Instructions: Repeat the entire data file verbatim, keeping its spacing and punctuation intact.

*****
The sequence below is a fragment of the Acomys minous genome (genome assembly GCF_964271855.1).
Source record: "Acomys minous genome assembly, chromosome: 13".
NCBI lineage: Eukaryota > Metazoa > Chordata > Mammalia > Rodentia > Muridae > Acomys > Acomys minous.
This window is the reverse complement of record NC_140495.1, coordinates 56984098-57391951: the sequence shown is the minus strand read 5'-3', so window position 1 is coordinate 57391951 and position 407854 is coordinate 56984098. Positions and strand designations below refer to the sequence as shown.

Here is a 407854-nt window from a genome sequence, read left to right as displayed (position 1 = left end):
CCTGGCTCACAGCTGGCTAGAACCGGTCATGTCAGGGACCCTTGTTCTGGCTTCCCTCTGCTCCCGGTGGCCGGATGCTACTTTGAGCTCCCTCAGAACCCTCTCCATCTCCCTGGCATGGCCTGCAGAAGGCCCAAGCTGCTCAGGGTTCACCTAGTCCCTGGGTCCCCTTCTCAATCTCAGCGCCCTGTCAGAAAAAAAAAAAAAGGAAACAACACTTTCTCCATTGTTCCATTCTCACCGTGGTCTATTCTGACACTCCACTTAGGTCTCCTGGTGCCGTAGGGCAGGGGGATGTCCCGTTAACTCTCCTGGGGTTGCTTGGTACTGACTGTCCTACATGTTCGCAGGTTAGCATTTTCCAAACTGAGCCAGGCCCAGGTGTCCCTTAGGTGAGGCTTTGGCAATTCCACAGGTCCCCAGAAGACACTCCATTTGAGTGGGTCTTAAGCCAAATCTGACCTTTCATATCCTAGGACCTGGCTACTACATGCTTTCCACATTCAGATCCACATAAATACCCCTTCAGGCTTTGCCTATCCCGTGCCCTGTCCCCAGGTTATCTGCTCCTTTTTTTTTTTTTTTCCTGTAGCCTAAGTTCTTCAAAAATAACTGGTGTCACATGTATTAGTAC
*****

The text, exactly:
The sequence below is a fragment of the Acomys minous genome (genome assembly GCF_964271855.1).
Source record: "Acomys minous genome assembly, chromosome: 13".
NCBI lineage: Eukaryota > Metazoa > Chordata > Mammalia > Rodentia > Muridae > Acomys > Acomys minous.
This window is the reverse complement of record NC_140495.1, coordinates 56984098-57391951: the sequence shown is the minus strand read 5'-3', so window position 1 is coordinate 57391951 and position 407854 is coordinate 56984098. Positions and strand designations below refer to the sequence as shown.

Here is a 407854-nt window from a genome sequence, read left to right as displayed (position 1 = left end):
CCTGGCTCACAGCTGGCTAGAACCGGTCATGTCAGGGACCCTTGTTCTGGCTTCCCTCTGCTCCCGGTGGCCGGATGCTACTTTGAGCTCCCTCAGAACCCTCTCCATCTCCCTGGCATGGCCTGCAGAAGGCCCAAGCTGCTCAGGGTTCACCTAGTCCCTGGGTCCCCTTCTCAATCTCAGCGCCCTGTCAGAAAAAAAAAAAAAGGAAACAACACTTTCTCCATTGTTCCATTCTCACCGTGGTCTATTCTGACACTCCACTTAGGTCTCCTGGTGCCGTAGGGCAGGGGGATGTCCCGTTAACTCTCCTGGGGTTGCTTGGTACTGACTGTCCTACATGTTCGCAGGTTAGCATTTTCCAAACTGAGCCAGGCCCAGGTGTCCCTTAGGTGAGGCTTTGGCAATTCCACAGGTCCCCAGAAGACACTCCATTTGAGTGGGTCTTAAGCCAAATCTGACCTTTCATATCCTAGGACCTGGCTACTACATGCTTTCCACATTCAGATCCACATAAATACCCCTTCAGGCTTTGCCTATCCCGTGCCCTGTCCCCAGGTTATCTGCTCCTTTTTTTTTTTTTTTCCTGTAGCCTAAGTTCTTCAAAAATAACTGGTGTCACATGTATTAGTAC